The White House has issued a formal apology to Britain after accusing its intelligence agency, GCHQ, of assisting former president Barack Obama in wiretapping Trump Tower in the weeks after the US election.
The US has agreed not to repeat any such claims after GCHQ denied the allegations, BBC reports. A spokesperson for Prime Minister Theresa May further said it has been made clear to the White House the claims were “ridiculous and should have been ignored.”
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An investigation conducted by a Senate committee earlier this week also concluded there were absolutely “no indications” to suggest the government surveilled Trump Tower before or after the election.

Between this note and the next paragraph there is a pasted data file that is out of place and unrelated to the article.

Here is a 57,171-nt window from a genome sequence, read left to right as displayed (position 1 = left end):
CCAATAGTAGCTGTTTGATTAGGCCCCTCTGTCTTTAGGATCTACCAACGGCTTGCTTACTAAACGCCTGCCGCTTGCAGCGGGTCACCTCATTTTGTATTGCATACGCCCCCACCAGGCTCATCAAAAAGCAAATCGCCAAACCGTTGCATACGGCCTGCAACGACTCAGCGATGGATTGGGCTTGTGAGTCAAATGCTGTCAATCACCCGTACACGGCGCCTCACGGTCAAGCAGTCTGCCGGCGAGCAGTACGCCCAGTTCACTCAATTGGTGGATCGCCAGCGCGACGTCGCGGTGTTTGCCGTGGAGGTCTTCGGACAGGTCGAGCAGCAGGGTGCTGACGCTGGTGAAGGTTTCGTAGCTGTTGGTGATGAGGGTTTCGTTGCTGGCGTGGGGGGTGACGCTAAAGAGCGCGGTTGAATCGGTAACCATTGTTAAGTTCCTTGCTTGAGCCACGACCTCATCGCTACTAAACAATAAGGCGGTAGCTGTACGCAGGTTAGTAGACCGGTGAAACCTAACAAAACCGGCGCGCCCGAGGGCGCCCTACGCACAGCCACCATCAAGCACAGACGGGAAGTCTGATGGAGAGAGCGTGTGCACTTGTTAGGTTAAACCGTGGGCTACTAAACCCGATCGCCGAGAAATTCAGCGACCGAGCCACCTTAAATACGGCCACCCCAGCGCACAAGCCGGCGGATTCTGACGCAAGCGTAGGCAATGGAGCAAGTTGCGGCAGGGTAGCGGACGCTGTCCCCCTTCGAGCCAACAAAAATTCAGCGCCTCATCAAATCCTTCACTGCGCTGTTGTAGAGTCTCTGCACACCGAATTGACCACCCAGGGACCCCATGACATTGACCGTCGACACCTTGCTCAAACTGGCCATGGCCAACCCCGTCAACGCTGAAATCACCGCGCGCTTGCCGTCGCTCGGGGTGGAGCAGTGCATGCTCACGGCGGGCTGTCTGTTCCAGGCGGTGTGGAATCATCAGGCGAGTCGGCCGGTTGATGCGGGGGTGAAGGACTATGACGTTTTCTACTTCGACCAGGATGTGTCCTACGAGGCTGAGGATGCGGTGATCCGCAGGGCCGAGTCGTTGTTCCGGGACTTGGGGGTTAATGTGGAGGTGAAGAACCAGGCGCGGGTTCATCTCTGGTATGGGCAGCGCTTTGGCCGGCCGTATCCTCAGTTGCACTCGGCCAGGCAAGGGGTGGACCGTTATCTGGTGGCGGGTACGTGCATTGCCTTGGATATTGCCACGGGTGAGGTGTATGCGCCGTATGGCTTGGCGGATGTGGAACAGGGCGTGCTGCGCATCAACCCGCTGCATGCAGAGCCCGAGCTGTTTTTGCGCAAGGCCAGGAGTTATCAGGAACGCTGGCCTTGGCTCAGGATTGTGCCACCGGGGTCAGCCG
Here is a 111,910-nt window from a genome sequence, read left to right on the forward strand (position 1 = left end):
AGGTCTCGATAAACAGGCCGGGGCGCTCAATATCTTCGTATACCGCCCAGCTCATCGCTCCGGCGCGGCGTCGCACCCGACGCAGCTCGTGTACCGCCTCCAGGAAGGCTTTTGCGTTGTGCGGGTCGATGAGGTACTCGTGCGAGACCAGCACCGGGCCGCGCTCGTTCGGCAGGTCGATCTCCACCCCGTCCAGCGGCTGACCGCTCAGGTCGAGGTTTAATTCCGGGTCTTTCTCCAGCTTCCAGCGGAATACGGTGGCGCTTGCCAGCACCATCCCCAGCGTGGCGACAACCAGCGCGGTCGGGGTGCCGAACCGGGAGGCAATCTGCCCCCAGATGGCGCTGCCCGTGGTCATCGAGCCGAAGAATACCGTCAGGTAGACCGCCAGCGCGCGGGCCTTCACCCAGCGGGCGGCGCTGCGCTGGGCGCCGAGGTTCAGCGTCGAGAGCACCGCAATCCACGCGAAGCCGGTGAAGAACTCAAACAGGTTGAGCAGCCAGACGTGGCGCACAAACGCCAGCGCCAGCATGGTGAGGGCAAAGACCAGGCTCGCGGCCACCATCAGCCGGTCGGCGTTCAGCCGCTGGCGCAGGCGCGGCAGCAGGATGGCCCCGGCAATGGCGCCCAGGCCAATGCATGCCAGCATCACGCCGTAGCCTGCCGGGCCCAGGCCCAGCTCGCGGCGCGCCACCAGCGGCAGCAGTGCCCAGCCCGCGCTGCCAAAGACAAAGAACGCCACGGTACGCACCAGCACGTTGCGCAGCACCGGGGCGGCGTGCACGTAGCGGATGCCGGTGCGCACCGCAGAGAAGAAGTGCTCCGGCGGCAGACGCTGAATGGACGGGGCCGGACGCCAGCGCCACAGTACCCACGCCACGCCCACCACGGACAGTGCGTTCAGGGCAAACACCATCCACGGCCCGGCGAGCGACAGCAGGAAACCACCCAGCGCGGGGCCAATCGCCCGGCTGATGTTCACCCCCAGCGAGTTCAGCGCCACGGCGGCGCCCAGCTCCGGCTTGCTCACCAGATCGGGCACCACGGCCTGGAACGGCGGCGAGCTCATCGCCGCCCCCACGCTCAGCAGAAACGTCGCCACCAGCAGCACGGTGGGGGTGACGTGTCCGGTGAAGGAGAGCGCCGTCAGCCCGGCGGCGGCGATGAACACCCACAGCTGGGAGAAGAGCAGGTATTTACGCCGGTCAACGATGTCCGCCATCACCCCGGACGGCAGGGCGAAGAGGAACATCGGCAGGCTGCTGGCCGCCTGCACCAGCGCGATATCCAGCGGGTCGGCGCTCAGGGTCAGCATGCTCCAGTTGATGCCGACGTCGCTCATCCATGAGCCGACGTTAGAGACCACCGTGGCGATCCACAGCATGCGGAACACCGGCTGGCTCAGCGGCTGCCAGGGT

GCHQ has similarly downplayed the accusations – voiced by Press Secretary Sean Spicer earlier this week – as “nonsense” and “utterly ridiculous.”
While the allegations initially came from former judge Andrew Napolitano, Spicer repeatedly referred to them in press conferences despite offering no evidence to back up the claims.
“Three intelligence sources have informed Fox News that President Obama went outside the chain of command,” the press secretary said. “He didn’t use the NSA, he didn’t use the CIA, he didn’t use the FBI and he didn’t use the Department of Justice, he used GCHQ.”